Count Raven – The Sixth Storm (I Hate Records)

Friday, 5th November 2021
Rating: 7.5/10

Subscribing to a quality versus quantity platform when it comes to releases, Count Raven arrives at their sixth studio record for The Sixth Storm. Hibernating for twelve years since the last release Mammons War, the Swedish doom metal act gained a new bassist in Samuel Cornelsen to join drummer Jens Bock and long running vocalist/guitarist/keyboardist Dan ‘Fodde’ Fondelius. Content to churn out a classic style of doom that features epic song structures and a steady supply of slow riff/groove combinations, the continual appreciation of Ozzy-era Black Sabbath from the 70’s along with Pentagram and Candlemass circulate throughout these nine tracks that span almost seventy-four minutes of playback time.

As far as registers go vocally, Dan certainly has that lower Ozzy-like warble and charm down pat right out of the gate for the relatively energetic opener “Blood Pope” – his guitar movements crisp and sharp, the transitions giving off a cleaner, atmospheric spirit to match the gloom with moments of uplifting charisma when called for. That Iommi-infused chug matches the vocal lines predictably on the follow-up “The Curse”, while the majestic evil tones of old Candlemass come to the forefront for “The Ending”, keyboard embellishment adding more of a haunting vibe to specific verses. Patience is a virtue in the doom genre – instrumental sections become a tad longer, transitions equally subtle as these musicians lock onto specific chord combinations and drive them into the depths of the Earth to squeeze out that sadness, desperation, or unfathomable anguish. The two longest cuts “The Nephilims” and “Oden” both clock in between ten to almost twelve minutes a piece – the latter featuring a nice up-tempo switch midway through that allows Jens and Samuel a sense of groovy interplay and playful essence to keep the movement peppy and alleviate any chance of boredom.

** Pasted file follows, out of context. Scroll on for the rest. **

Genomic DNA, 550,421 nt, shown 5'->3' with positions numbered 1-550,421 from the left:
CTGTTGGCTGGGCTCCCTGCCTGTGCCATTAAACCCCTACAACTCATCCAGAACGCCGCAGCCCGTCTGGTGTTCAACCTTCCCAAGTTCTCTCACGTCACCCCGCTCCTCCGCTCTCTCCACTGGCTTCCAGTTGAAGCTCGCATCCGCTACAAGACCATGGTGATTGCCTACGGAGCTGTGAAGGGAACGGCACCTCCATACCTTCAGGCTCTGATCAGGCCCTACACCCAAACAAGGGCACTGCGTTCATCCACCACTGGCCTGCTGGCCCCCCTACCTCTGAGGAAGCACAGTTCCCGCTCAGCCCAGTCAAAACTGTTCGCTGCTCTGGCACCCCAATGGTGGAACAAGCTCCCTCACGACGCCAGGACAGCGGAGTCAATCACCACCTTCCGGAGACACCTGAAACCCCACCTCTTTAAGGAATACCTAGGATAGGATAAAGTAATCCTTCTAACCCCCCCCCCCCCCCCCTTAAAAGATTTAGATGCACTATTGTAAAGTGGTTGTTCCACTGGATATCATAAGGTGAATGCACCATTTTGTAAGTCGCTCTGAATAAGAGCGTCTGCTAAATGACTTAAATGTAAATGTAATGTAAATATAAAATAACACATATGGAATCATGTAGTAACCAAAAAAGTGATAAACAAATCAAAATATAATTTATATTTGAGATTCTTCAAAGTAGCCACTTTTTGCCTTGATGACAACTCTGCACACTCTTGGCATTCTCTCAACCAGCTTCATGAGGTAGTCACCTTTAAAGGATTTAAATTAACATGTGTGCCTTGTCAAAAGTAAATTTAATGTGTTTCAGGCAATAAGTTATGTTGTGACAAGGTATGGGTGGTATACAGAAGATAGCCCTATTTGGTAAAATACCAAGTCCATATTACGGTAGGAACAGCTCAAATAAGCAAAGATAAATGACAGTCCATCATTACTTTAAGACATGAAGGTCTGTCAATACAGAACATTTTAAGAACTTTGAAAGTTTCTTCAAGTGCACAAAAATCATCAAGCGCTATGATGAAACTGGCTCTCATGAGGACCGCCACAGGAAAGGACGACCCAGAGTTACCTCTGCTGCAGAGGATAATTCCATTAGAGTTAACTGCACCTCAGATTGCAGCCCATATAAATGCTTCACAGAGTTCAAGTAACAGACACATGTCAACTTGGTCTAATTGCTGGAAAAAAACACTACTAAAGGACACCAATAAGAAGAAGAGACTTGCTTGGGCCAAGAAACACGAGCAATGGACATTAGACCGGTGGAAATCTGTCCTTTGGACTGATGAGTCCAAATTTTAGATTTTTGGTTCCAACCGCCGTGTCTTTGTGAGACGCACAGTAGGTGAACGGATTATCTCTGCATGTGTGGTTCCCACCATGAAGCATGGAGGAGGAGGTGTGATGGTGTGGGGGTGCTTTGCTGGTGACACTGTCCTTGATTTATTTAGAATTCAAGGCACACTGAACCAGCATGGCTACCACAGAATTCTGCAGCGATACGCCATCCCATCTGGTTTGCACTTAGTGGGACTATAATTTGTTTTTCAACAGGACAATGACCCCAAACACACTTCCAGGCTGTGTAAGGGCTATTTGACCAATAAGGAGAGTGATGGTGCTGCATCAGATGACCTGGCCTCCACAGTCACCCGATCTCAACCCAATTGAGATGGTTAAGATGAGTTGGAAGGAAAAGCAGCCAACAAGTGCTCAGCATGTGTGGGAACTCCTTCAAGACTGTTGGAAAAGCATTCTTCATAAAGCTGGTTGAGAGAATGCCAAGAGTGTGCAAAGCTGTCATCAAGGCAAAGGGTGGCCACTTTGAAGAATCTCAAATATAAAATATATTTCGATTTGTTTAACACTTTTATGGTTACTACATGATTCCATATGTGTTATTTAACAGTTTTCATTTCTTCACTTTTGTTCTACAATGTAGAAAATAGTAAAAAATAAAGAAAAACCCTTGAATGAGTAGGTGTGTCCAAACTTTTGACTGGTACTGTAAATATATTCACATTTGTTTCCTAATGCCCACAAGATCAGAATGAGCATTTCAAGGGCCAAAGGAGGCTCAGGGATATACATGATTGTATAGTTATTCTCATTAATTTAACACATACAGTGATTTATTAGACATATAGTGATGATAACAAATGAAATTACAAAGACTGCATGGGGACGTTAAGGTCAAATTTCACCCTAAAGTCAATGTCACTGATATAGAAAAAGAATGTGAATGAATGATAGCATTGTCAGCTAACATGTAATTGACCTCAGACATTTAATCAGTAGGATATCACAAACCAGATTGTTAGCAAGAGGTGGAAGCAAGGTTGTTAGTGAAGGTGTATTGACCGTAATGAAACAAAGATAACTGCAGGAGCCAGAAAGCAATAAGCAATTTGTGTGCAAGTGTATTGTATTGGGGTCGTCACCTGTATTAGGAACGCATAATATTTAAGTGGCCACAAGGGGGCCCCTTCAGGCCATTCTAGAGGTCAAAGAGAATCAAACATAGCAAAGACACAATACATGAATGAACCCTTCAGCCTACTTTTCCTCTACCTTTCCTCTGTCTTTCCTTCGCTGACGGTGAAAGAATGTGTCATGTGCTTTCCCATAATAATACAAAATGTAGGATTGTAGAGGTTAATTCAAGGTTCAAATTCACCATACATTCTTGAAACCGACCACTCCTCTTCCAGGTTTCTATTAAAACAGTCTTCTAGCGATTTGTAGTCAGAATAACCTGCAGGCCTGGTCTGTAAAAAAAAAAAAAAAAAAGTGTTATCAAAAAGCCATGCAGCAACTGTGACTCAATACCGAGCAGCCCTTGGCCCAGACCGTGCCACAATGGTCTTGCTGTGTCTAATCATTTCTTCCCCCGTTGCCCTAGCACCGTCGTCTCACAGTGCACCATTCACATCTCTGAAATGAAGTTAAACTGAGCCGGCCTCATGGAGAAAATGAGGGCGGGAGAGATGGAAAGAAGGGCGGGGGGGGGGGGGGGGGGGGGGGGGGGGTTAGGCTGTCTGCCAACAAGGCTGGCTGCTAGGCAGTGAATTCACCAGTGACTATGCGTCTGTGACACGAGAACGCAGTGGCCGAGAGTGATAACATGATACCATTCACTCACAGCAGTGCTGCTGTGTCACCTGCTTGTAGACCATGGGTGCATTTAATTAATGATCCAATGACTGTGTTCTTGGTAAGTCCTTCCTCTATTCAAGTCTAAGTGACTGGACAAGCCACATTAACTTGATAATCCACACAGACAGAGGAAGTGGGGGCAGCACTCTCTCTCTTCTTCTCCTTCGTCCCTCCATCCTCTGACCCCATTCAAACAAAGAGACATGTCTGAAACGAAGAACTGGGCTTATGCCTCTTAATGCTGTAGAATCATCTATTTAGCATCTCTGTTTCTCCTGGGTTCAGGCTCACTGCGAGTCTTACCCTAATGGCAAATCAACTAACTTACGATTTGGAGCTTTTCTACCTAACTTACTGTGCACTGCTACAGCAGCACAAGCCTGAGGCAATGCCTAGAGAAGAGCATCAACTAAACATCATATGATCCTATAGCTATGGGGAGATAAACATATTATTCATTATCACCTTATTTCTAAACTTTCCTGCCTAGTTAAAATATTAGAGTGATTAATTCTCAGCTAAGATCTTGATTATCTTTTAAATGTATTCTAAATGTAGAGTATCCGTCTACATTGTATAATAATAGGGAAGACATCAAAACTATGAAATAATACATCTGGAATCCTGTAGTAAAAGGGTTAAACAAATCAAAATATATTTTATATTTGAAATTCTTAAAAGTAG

Ending the record on a somber piano/keyboard ballad for “Goodbye”, The Sixth Storm displays Count Raven in their classic doom metal comfort zone. Content to not reinvent the wheel, time will tell if this record can stand up to the early 90’s pinnacle efforts like Storm Warning or Destruction of the Void – but there will be plenty who delight in the return of this trio in record form.

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